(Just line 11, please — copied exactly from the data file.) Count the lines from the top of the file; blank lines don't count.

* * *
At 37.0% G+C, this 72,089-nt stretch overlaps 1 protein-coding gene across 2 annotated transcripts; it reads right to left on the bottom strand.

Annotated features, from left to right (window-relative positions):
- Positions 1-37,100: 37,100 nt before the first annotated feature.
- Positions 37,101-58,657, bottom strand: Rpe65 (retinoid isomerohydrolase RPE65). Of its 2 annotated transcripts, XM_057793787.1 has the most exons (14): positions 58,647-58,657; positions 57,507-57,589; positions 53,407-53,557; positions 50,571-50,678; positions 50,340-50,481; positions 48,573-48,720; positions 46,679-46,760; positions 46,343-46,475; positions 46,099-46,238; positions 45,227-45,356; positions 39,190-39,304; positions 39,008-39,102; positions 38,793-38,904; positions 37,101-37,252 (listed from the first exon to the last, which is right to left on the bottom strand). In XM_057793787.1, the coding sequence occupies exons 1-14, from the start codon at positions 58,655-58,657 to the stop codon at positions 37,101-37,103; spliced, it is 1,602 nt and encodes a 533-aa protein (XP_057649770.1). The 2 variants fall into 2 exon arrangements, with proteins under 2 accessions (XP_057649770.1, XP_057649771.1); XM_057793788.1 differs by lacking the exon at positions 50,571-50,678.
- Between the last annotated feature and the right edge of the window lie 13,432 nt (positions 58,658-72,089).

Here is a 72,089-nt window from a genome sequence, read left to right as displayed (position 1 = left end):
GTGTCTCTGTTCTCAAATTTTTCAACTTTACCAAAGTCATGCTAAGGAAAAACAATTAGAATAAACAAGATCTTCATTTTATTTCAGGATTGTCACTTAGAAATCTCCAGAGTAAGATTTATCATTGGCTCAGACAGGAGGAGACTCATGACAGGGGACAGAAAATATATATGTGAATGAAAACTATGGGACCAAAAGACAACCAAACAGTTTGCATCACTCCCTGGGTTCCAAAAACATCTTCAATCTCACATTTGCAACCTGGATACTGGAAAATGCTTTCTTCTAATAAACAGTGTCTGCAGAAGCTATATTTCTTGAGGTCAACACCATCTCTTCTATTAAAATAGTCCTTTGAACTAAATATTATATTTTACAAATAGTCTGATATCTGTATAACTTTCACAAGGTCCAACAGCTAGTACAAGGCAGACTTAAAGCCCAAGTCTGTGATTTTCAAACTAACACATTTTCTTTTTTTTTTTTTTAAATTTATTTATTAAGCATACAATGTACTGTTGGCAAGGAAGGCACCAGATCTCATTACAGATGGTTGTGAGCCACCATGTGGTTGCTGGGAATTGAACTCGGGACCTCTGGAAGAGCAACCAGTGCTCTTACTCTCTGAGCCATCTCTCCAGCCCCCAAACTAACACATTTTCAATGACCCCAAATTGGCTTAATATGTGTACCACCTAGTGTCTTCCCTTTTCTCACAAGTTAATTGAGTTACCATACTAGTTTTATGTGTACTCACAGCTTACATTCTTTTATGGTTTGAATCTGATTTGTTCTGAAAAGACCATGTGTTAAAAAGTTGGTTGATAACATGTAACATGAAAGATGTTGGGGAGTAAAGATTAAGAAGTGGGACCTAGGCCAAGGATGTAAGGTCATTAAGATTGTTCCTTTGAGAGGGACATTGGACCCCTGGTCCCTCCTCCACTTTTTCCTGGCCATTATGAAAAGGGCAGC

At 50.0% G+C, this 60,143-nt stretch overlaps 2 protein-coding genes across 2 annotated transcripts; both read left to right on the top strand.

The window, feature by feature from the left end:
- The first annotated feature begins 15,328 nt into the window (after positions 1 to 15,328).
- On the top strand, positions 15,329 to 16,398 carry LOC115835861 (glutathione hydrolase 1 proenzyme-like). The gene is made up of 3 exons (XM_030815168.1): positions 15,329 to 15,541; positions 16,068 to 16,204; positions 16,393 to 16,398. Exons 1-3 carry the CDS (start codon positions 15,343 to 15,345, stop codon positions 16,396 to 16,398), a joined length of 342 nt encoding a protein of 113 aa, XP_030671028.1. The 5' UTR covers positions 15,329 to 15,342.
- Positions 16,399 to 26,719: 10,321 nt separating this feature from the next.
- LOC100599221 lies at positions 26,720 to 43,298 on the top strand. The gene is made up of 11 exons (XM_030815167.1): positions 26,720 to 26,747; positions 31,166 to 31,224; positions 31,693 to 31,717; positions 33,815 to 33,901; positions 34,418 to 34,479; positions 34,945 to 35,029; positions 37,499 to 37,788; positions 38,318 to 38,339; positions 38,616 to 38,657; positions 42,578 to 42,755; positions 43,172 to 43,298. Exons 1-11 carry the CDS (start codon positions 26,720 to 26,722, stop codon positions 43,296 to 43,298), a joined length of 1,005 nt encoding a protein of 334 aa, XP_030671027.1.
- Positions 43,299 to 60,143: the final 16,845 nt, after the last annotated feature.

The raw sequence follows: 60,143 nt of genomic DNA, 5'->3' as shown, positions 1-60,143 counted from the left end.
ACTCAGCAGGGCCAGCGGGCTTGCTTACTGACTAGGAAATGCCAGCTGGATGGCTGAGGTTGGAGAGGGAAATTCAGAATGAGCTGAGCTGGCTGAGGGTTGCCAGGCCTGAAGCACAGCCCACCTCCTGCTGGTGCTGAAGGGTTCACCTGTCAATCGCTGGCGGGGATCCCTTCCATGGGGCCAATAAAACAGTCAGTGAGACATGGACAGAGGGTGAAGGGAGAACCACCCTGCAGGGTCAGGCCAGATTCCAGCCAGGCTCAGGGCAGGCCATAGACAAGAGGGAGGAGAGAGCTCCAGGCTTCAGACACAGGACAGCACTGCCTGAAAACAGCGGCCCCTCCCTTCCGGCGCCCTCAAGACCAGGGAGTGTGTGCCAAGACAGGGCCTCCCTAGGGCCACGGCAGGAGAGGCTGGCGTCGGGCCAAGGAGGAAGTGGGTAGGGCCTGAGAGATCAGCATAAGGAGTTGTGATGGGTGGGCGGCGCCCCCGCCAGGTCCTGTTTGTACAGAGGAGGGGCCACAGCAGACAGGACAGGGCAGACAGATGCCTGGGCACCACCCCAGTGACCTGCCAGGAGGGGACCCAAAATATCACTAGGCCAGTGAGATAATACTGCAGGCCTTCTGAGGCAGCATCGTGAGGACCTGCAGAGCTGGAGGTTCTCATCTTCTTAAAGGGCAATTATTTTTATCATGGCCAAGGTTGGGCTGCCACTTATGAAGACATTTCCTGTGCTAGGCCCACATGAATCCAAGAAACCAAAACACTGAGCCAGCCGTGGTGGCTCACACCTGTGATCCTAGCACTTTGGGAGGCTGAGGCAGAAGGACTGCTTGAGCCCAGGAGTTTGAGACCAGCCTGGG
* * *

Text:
- On the top strand, positions 15,329 to 16,398 carry LOC115835861 (glutathione hydrolase 1 proenzyme-like). The gene is made up of 3 exons (XM_030815168.1): positions 15,329 to 15,541; positions 16,068 to 16,204; positions 16,393 to 16,398. Exons 1-3 carry the CDS (start codon positions 15,343 to 15,345, stop codon positions 16,396 to 16,398), a joined length of 342 nt encoding a protein of 113 aa, XP_030671028.1. The 5' UTR covers positions 15,329 to 15,342.